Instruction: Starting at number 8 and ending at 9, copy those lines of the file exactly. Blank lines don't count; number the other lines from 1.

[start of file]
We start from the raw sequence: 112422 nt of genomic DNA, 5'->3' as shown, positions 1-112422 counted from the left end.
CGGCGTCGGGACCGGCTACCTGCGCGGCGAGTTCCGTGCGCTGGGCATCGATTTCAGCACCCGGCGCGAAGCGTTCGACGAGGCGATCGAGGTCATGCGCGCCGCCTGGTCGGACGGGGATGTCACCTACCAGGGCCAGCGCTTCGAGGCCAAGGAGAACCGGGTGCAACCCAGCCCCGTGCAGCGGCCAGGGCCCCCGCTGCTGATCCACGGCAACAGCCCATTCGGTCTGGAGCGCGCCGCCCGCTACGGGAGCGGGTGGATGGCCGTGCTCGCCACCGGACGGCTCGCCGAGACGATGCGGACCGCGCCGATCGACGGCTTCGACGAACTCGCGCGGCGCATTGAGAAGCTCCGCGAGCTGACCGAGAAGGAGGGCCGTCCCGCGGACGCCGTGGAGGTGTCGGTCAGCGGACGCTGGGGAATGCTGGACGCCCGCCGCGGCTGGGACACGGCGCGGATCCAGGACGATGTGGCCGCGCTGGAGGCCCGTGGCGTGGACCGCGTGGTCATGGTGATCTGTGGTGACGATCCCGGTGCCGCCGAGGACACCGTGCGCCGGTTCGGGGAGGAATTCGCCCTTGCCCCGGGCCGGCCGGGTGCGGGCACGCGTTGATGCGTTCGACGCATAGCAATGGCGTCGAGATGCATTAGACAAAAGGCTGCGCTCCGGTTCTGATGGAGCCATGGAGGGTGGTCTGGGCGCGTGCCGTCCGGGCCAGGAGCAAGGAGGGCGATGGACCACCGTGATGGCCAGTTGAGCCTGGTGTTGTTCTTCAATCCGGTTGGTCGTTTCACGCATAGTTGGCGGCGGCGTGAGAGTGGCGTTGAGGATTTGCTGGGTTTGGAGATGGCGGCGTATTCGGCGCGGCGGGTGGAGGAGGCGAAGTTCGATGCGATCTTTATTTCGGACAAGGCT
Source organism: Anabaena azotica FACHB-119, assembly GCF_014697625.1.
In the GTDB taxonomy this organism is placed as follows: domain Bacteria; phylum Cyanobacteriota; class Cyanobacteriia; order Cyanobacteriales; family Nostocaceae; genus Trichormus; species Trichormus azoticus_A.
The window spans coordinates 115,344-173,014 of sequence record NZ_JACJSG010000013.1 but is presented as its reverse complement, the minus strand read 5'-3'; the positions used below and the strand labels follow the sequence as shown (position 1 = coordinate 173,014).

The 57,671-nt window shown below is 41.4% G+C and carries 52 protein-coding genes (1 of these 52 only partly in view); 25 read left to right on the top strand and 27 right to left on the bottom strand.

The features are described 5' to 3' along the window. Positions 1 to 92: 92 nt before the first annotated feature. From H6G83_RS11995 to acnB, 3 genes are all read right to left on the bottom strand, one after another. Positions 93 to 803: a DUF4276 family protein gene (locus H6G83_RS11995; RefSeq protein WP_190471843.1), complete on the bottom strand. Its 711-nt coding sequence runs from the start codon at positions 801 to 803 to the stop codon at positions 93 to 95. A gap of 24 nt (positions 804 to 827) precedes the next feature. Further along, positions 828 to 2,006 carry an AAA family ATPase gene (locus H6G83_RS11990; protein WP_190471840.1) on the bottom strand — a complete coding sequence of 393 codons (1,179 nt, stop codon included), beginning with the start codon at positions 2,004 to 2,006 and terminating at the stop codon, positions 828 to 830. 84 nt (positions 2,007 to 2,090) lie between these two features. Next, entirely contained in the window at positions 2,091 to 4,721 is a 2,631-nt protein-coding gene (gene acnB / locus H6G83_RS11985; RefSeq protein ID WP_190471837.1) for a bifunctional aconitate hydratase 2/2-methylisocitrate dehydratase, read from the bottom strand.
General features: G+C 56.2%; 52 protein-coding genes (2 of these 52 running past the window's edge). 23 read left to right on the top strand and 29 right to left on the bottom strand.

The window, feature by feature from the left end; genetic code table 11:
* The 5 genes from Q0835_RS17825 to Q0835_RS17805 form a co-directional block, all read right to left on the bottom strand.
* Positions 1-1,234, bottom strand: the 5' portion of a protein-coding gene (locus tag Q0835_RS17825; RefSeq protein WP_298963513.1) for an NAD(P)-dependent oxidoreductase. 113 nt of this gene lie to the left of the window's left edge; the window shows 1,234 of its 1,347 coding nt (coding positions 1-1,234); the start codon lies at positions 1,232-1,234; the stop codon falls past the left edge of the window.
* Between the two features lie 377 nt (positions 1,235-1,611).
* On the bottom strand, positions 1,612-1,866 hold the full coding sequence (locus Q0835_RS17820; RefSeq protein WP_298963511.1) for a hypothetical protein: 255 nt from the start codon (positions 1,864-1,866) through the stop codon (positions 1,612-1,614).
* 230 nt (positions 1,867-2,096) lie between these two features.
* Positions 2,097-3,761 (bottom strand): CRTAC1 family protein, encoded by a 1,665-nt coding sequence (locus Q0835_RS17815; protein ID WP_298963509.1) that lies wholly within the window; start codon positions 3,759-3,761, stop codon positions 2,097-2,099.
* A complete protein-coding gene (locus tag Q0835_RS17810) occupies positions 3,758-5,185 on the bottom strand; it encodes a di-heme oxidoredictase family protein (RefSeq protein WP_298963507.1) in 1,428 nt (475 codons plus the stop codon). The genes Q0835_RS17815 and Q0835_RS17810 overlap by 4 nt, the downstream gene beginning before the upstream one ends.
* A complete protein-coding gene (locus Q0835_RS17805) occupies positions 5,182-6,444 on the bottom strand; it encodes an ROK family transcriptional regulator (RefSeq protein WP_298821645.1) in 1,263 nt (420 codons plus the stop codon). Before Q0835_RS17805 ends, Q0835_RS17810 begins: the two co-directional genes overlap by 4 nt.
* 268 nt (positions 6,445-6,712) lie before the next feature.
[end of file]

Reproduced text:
General features: G+C 56.2%; 52 protein-coding genes (2 of these 52 running past the window's edge). 23 read left to right on the top strand and 29 right to left on the bottom strand.

The window, feature by feature from the left end; genetic code table 11: